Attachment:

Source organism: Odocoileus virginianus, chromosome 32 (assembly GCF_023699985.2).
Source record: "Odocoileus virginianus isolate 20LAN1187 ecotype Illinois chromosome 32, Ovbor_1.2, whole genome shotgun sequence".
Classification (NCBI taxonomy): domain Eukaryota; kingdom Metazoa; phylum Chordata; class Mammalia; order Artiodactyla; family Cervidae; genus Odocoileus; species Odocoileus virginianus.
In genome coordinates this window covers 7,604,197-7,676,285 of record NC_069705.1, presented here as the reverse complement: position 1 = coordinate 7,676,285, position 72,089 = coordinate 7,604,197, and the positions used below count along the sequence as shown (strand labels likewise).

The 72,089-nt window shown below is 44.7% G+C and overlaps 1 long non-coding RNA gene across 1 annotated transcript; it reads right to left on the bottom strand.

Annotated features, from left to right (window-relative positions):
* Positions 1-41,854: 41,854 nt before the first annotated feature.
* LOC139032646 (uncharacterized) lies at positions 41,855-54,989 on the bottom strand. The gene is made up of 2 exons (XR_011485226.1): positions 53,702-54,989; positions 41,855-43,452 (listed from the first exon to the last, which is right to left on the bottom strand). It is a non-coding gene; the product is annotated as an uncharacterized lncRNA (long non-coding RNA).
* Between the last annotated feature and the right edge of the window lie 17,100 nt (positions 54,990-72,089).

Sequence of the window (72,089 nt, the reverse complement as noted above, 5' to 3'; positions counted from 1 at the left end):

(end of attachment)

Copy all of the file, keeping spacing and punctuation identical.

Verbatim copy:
Source organism: Odocoileus virginianus, chromosome 32 (assembly GCF_023699985.2).
Source record: "Odocoileus virginianus isolate 20LAN1187 ecotype Illinois chromosome 32, Ovbor_1.2, whole genome shotgun sequence".
Classification (NCBI taxonomy): domain Eukaryota; kingdom Metazoa; phylum Chordata; class Mammalia; order Artiodactyla; family Cervidae; genus Odocoileus; species Odocoileus virginianus.
In genome coordinates this window covers 7,604,197-7,676,285 of record NC_069705.1, presented here as the reverse complement: position 1 = coordinate 7,676,285, position 72,089 = coordinate 7,604,197, and the positions used below count along the sequence as shown (strand labels likewise).

The 72,089-nt window shown below is 44.7% G+C and overlaps 1 long non-coding RNA gene across 1 annotated transcript; it reads right to left on the bottom strand.

Annotated features, from left to right (window-relative positions):
* Positions 1-41,854: 41,854 nt before the first annotated feature.
* LOC139032646 (uncharacterized) lies at positions 41,855-54,989 on the bottom strand. The gene is made up of 2 exons (XR_011485226.1): positions 53,702-54,989; positions 41,855-43,452 (listed from the first exon to the last, which is right to left on the bottom strand). It is a non-coding gene; the product is annotated as an uncharacterized lncRNA (long non-coding RNA).
* Between the last annotated feature and the right edge of the window lie 17,100 nt (positions 54,990-72,089).

Sequence of the window (72,089 nt, the reverse complement as noted above, 5' to 3'; positions counted from 1 at the left end):